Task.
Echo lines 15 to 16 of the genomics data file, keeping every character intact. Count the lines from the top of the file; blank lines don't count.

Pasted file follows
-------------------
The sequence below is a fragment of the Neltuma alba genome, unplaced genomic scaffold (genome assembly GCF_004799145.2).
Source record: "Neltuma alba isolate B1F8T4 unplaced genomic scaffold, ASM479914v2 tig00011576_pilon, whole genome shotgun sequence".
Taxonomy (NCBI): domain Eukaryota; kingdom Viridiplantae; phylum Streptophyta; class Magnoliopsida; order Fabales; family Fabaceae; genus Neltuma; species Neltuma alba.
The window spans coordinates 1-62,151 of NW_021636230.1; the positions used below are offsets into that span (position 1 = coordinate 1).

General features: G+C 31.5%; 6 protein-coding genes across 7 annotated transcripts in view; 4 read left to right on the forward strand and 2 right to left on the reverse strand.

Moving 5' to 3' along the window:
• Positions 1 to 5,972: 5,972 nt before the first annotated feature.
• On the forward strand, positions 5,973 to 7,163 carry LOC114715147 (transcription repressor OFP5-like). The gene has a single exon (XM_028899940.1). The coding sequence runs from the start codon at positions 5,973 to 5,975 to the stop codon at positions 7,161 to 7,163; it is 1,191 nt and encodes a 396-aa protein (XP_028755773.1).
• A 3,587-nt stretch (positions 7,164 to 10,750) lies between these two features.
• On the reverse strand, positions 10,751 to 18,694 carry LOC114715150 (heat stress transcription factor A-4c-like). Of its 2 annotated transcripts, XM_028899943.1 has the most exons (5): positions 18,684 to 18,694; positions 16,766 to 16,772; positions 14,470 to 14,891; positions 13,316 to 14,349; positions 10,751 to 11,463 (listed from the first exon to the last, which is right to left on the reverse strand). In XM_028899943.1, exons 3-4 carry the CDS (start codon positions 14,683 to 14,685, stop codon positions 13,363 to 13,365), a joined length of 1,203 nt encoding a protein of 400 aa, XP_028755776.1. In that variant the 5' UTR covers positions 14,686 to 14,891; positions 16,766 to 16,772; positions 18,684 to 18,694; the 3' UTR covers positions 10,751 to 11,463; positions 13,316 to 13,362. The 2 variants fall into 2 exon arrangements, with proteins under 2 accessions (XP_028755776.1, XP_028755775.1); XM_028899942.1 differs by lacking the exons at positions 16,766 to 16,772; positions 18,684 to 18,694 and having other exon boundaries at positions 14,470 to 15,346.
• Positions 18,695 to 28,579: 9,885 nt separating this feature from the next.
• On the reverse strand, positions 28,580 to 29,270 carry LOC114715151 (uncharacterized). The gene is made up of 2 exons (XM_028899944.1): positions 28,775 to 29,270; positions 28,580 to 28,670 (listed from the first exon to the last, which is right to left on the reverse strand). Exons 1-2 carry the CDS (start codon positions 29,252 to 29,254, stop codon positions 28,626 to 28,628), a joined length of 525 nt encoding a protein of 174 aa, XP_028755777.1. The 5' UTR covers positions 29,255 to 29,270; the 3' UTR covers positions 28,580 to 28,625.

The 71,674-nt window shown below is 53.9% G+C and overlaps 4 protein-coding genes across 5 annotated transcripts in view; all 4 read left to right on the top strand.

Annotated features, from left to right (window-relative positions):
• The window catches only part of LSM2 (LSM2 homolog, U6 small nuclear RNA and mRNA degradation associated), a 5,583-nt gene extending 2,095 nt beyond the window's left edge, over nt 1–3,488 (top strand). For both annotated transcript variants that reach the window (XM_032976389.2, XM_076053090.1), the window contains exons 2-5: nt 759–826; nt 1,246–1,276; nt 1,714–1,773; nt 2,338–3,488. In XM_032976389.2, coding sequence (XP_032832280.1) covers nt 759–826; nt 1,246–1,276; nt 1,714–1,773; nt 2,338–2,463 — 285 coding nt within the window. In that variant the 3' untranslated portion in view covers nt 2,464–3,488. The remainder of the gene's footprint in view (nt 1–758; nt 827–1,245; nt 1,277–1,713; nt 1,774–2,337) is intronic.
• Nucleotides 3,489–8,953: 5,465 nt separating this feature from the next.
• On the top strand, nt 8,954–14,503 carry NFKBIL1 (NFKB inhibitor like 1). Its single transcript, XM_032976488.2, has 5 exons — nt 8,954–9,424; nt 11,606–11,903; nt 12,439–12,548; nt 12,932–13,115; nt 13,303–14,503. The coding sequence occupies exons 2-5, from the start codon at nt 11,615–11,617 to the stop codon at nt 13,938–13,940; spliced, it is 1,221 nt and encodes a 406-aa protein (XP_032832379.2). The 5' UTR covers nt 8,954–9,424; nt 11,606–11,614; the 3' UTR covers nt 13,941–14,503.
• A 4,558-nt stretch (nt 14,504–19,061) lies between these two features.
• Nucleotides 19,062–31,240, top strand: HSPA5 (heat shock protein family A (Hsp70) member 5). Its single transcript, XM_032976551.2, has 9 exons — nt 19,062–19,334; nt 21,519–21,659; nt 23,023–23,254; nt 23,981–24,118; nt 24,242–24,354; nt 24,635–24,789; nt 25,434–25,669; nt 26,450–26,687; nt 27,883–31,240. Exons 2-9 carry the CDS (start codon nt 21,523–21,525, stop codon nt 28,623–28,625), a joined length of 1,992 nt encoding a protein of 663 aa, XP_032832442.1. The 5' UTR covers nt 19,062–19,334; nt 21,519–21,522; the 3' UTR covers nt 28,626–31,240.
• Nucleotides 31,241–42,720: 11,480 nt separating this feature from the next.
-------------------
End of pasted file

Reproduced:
• The window catches only part of LSM2 (LSM2 homolog, U6 small nuclear RNA and mRNA degradation associated), a 5,583-nt gene extending 2,095 nt beyond the window's left edge, over nt 1–3,488 (top strand). For both annotated transcript variants that reach the window (XM_032976389.2, XM_076053090.1), the window contains exons 2-5: nt 759–826; nt 1,246–1,276; nt 1,714–1,773; nt 2,338–3,488. In XM_032976389.2, coding sequence (XP_032832280.1) covers nt 759–826; nt 1,246–1,276; nt 1,714–1,773; nt 2,338–2,463 — 285 coding nt within the window. In that variant the 3' untranslated portion in view covers nt 2,464–3,488. The remainder of the gene's footprint in view (nt 1–758; nt 827–1,245; nt 1,277–1,713; nt 1,774–2,337) is intronic.
• Nucleotides 3,489–8,953: 5,465 nt separating this feature from the next.